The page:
Wizards of the Coast's newest project will help both new players and experienced players alike. Dungeons and Dragons Virtual Tabletop is essentially an official version of Maptools. It allows players to play with friends from pretty much anywhere with an internet connection. As much as I like the open source community, when you have an actual developer making something it tends to be leaps and bounds ahead of the freeware version. D&D: VT is currently in closed beta and doesn't have a release date yet, but I'm eager to get my hands on it.


Apologies are in order, I've been extremely busy as of late with the start of my second set of eight week classes and with a few friends and family back in town from places abroad. I've also been working out the logistics of moving the blog into more of a video format, something a bit more entertaining.

I'll have at least the third part of the Assassin's Creed review up tomorrow and a decent size post about PAX East which just wrapped up. So bear with me while I get everything back on track and it'll all be back up and running in no time.

Anyone who's done a bit of video reviews, let's play or even podcasts got any advice to a newbie at it all?

Thursday, March 10, 2011

Nothing is True. Everything is Permitted. - Assassin's Creed Review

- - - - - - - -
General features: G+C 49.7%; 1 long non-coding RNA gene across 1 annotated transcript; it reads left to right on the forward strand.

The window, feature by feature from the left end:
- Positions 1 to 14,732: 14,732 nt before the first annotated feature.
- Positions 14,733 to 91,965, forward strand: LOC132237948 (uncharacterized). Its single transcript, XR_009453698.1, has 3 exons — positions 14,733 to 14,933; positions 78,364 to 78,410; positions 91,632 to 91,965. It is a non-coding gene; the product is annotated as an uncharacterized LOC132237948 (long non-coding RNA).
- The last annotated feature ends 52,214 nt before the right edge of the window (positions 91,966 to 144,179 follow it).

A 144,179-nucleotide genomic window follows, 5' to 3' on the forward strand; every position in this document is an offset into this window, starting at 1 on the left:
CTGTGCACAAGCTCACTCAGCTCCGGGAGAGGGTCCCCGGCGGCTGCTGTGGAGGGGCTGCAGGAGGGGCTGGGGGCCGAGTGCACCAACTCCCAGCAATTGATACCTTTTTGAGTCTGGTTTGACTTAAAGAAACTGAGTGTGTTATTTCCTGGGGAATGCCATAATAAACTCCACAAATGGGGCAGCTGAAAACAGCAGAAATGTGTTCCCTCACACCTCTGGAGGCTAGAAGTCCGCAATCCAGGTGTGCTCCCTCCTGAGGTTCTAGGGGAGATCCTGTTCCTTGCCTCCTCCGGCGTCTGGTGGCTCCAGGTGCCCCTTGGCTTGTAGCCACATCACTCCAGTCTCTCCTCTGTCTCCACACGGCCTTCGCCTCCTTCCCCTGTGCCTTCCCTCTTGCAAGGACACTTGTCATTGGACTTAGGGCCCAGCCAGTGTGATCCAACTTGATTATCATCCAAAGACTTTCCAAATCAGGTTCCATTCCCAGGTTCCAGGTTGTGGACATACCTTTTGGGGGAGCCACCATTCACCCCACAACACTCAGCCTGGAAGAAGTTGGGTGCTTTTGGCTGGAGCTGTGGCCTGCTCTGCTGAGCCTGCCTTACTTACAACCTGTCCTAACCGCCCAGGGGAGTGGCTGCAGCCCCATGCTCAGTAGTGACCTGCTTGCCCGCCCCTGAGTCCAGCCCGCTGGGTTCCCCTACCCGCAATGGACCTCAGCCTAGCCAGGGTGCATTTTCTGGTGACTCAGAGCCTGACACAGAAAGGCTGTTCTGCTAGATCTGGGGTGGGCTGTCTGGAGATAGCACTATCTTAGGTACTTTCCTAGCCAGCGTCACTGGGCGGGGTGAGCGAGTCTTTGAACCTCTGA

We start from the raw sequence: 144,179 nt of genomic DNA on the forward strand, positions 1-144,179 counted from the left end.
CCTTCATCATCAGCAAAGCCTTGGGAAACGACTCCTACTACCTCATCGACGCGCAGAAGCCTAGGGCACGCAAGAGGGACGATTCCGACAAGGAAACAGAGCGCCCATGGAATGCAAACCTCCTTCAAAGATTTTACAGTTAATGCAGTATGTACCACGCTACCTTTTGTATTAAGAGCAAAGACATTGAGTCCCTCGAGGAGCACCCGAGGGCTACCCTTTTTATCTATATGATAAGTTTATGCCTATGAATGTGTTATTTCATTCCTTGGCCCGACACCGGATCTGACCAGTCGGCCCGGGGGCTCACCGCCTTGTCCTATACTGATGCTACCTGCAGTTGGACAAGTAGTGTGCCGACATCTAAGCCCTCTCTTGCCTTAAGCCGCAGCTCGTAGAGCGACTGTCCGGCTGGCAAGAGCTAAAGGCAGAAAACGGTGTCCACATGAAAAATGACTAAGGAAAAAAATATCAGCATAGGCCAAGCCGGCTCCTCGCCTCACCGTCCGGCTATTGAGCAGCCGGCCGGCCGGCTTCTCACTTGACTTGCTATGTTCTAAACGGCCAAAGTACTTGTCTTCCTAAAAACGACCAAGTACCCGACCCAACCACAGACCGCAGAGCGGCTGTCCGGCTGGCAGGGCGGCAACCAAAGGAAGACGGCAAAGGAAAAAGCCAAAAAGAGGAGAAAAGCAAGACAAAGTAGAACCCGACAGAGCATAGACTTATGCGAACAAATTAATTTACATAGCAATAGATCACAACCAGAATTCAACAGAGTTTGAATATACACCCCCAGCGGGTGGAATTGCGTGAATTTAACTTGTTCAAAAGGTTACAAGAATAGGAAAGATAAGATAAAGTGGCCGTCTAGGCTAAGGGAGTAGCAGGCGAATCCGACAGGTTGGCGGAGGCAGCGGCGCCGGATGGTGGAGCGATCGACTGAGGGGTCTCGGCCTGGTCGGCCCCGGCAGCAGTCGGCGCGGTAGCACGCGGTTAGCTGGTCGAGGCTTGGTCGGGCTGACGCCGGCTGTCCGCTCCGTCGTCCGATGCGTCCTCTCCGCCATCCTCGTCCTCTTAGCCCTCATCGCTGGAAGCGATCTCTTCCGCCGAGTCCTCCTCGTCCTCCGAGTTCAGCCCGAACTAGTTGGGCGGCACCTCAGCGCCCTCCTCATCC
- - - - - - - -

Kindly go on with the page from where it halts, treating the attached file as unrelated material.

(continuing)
Let’s tackle the first game first. Assassin’s Creed was released November 14th 2007. It was developed by Ubisoft Montreal, Gameloft, and Griptonite Games and published by Ubisoft.

The first game in the series has a lot of things going for it. But primarily it is the visuals; the graphics are extremely well done especially considering the release date. The cities are extremely massive and there are three of them, Damascus, Jerusalem, Acre, all with multiple sections and gorgeous visuals. There is also the land in between them known as the Kingdom also massive and the Assassin Stronghold of Masyaf. The story of Altaïr Ibn-La'Ahad, Desmond’s assassin ancestor during the Crusades, was brilliantly written. It had an intriguing plot and I couldn’t wait to figure out what happened next. The characters were believable and the villains were not clichéd in the least and exceptionally brilliant, especially Al Mualim. The plot twist at the end was sheer brilliance and next to impossible to see coming.

The plot and the visuals are really the only thing going for the game. The series as a whole is plagued by mediocre controls. For parkour being a large part of the game it isn’t fluid movement and sometimes the main characters in the game do stuff that you didn’t mean for them to do. It is most likely caused by an over simplification of controls and is probably just a byproduct of playing it on the Xbox 360. Another problem that plagues the series as a whole is the combat for a game that claims to stealth based and is called ASSASSIN’S Creed there is a lot of open combat and once you get the counter ability it makes it a joke. To win in against any number of combatants the player just needed to stand there and press the counter button, “X” on the 360, at the appropriate time and the player could not die.

The main problem with the first game is the times you are not playing as Altaïr, being pulled out of the Animus periodically completely removes you from the narrative of Altaïr and makes the game seem slow and sluggish. The mechanic was soundly done in the other games, but in the first one Desmond gets pulled from the Animus for two lines of dialogue and then a short walk to his bed to continue to the next day.